Bitcoin first hit the market in 2009 as open-source software, introducing consumers everywhere to the concept of a digital currency that transcends borders and government entities, and is regulated only by its own complex system of technological checks and balances.
While Bitcoin itself has since struggled to gain acceptance from consumers and financial institutions alike, the technology underpinning Bitcoin transactions may just be the next big thing in the world of transaction processing and recording.
“As a virtual currency, Bitcoin has no regulating agency or bank behind it,” said Lois Hansen, vice president, product development, for CO-OP Financial Services. “However, underlying the Bitcoin application is a highly sophisticated protocol called blockchain, and this technology has the financial world taking note.”
How Blockchain Works
Hansen describes blockchain as a public, distributed ledger of all bitcoin transactions ever executed. “It includes two types of records, transactions and blocks,” she said. “Transactions include the actual data stored in the blockchain, and blocks confirm exactly when and in what sequence transactions have occurred.”
And, as new blocks are added, Hansen notes that the blockchain continues to grow in a linear, chronological fashion, yielding a complete, historically accurate database of all transactions within its ecosystem.
According to Brian Bodell, CEO of Finivation Software (a CO-OP business partner), what is truly unique about blockchain technology is its ability to distribute both processing power and the verification of transactions across a broad, decentralized audience. Plus, its advanced cryptography increases the security of transactions.
“To date, the term blockchain has been closely associated with Bitcoin,” he said. “But Bitcoin is simply one application for distributed ledger technology.”
For credit unions and other financial institutions, Bodell notes that blockchain technology could prove instrumental in reducing the operational costs of many core processes, from payments and settlement to record keeping and reporting.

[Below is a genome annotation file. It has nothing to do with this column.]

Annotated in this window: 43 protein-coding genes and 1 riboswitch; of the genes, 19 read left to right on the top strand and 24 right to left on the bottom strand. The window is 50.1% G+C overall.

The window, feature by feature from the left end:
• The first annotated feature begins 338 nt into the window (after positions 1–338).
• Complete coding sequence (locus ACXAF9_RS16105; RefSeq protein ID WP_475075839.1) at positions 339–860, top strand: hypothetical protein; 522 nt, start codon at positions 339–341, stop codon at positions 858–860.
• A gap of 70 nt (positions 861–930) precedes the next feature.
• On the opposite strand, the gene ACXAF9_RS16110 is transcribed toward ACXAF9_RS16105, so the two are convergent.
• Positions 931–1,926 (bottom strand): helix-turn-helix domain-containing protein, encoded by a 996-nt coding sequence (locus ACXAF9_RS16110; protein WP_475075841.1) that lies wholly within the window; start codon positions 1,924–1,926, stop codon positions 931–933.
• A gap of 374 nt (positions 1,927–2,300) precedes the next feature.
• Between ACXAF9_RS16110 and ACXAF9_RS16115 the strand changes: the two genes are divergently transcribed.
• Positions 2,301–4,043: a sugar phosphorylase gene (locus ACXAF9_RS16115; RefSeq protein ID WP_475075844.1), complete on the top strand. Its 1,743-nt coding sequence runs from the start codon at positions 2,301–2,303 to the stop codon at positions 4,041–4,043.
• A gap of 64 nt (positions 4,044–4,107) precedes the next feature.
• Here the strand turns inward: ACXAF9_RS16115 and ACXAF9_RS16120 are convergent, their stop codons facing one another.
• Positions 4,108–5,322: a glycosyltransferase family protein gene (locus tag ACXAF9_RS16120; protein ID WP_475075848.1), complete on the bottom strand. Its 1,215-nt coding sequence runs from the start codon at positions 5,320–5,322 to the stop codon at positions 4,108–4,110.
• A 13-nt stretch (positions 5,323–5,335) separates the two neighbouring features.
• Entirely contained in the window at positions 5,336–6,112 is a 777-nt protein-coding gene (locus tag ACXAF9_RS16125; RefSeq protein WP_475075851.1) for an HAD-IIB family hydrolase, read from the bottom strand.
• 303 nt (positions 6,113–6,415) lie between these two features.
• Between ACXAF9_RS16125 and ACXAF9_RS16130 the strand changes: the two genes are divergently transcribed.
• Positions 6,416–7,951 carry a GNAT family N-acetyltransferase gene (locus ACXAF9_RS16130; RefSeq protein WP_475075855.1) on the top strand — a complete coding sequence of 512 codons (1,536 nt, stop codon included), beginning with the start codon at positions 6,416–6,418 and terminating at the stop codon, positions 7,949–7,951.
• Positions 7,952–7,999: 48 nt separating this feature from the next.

“Where blockchain really shines is in its ability to track ownership,” he said. “It excels at tracking transactions between dealers and traders, investors and borrowers, and could be used to seamlessly track everything from individual debt and stock transfers to cross-currency payments and real estate transactions.”
He adds that blockchain technology has the potential to streamline a myriad of non-financial transactions as well. “It could transform processes such as tallying votes in a national election or determining music rankings,” he said. “It could also aid in tracking devices across the emerging Internet of Things.”
Betting on Blockchain – From Wall Street to Silicon Valley
All of which has investors and tech giants pouring resources into the technology. Algonomic.com reports that venture capitalists invested approximately $1 billion into Bitcoin and blockchain ventures in 2015. Consider also that the World Economic Forum has identified blockchain as one of six megatrends, and that Microsoft’s Azure public cloud platform is offering Blockchain-as-a-Service, providing developers with integrated tools to help them build, test and deploy their own blockchain applications.
And, according to blockchain startup R3, 42 of the world’s largest banks have now joined the company’s distributed ledger initiative to extend the technology’s reach to the broader financial services community.
Which is why Hansen advises credit unions to watch this technology closely, noting that CO-OP will be publishing white papers and other educational materials on blockchain in 2016.
“Credit unions by their very charter are a cautious group, but this is also a reason for their success because they stay clear of potentially high risk environments,” she said. “The fact is that a lack of governance, oversight and controls has impacted Bitcoin in the marketplace to date.”
She continued, “However, when it comes to product development, benefits are frequently spawned by failure. And the potential benefits of blockchain technology are starting to reveal themselves. In fact, technologists across the globe are working diligently to apply and monetize this truly disruptive innovation, and many out there are calling it the evolution of Big Data.”
More insights on transactions technology can be found at the CO-OP payments resource center here.
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